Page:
After eight years of protracted litigation, the Third Circuit in Zavala v. Wal-Mart Stores, Inc., No. 11-2381, 2012 WL 3217522 (3d Cir. Aug. 9, 2012), recently ruled in favor of Wal-Mart in an action brought by undocumented immigrant workers who provided cleaning services at Wal-Mart stores nationwide. The employees originally brought suit in the U.S. District Court for the District of New Jersey in 2003 seeking compensation for unpaid overtime and certification of a collective action under the Fair Labor Standards Act (“FLSA”), civil damages under RICO and additional damages for false imprisonment. On this appeal to the Third Circuit, the plaintiffs challenged the District Court’s dismissal of their RICO claims, its decertification of the conditionally-certified FLSA class action, and its grant of summary judgment for Wal-Mart on the false imprisonment claims.

The Third Circuit ultimately affirmed the District Court’s decision to decertify the collective action under the FLSA. For the first time, the Third Circuit explicitly spelled out the applicable standard for certifying an FLSA collective action for trial: the District Court must determine whether the members of a collective action are “similarly situated.” The burden of meeting this standard lies with the plaintiffs, who must demonstrate that they are “similarly situated” by a preponderance of the evidence. In assessing whether to grant final certification, the Third Circuit advised that courts should apply an ad-hoc approach and analyze each case on its own facts. Relevant factors courts should consider include, but are not limited to, “whether the plaintiffs are employed in the same corporate department, division, and location; whether they advance similar claims; whether they seek substantially the same form of relief; [ ] whether they have similar salaries and circumstances of employment” and “the existence of individualized defenses.”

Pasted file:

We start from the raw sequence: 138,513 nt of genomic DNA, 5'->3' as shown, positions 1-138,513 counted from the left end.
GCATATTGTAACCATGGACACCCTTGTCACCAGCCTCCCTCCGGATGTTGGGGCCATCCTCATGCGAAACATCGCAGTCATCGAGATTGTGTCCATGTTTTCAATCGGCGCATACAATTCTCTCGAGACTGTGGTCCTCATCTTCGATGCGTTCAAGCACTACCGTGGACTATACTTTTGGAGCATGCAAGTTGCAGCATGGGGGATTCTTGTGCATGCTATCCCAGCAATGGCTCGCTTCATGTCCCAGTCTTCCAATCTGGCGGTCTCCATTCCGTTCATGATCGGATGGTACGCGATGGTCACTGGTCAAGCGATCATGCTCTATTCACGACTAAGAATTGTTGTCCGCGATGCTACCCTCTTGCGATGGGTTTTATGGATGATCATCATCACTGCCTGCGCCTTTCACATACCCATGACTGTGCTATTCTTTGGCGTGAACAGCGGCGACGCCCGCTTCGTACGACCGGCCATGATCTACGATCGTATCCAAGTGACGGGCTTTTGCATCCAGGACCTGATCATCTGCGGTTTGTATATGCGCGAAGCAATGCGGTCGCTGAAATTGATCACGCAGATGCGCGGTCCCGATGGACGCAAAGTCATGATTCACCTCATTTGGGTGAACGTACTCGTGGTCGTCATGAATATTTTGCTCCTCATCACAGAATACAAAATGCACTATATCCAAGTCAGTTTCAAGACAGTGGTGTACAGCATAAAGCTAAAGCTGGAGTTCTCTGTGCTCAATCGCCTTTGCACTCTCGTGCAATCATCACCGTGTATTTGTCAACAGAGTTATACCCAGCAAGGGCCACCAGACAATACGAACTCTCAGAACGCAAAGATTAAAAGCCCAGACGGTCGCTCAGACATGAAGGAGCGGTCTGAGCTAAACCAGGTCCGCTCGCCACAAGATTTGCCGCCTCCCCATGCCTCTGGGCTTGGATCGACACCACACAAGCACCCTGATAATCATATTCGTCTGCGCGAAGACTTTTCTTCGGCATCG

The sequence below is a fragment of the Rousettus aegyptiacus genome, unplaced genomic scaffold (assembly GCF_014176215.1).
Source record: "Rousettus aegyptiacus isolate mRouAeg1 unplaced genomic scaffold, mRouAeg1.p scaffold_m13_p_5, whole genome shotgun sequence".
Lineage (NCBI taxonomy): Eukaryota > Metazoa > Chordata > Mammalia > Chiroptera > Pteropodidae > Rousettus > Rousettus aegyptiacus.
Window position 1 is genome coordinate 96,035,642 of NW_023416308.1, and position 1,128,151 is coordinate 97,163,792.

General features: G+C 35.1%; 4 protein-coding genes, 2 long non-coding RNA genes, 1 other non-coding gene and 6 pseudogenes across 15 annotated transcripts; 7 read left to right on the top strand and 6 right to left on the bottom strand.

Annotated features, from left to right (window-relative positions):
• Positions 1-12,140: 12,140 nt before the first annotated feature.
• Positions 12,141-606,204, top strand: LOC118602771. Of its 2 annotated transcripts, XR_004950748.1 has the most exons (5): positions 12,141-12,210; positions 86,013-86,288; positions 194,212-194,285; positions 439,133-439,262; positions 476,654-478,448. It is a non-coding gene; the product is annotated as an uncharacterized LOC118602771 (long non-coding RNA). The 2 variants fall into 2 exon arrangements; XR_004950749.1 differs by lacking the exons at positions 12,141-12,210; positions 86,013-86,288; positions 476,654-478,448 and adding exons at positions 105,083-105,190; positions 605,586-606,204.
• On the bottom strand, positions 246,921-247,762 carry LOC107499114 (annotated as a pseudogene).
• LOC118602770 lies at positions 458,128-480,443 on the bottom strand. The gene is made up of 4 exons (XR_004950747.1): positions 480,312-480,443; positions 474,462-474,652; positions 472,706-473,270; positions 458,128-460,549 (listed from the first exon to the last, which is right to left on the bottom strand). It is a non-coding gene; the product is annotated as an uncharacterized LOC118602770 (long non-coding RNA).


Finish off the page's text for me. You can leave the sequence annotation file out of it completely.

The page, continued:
Applying this standard here, the Third Circuit concluded that the plaintiffs failed to satisfy the “similarly situated” standard, thereby affirming the district court’s decision to deny final certification. As the District Court noted, the putative class members worked in 180 different Wal-Mart stores in 33 states and for 70 various contractors and sub-contractors, and Wal-Mart might have different defenses with respect to each proposed plaintiff. The Third Circuit stated that, “[t]he similarities among the proposed plaintiffs are too few, and the differences among the proposed plaintiff are too many. . . . Being similarly situated does not mean simply sharing a common status, like being an illegal immigrant. Rather, it means that one is subjected to some common employer practice that, if proved, would help demonstrate a violation of the FLSA.”

The Third Circuit also upheld the District’s Court’s summary judgment dismissal of the plaintiffs’ RICO claims, finding that the plaintiffs failed to sufficiently plead predicate acts. While the plaintiffs alleged some challenging working conditions, the Court declared that they “demonstrated nothing ‘akin to African slavery’ or any modern analogue.” Furthermore, the plaintiffs did not claim that they were compelled to come to work or forced to remain there once their work was done.

Finally, the Third Circuit also upheld the dismissal of plaintiffs’ false imprisonment allegations, finding that emergency exits were available at Wal-Mart stores and that the plaintiffs impliedly consented to their “imprisonment” because they were aware of Wal-Mart’s policy to lock the main doors of its stores at night.

A key takeaway from the Third Circuit’s opinion is the Court’s clarification of the high standard for certifying a collective action under the FLSA. By setting out such a comprehensive discussion of standards and burdens of proof, the Third Circuit has provided practitioners with a road map for navigating complex collective action cases.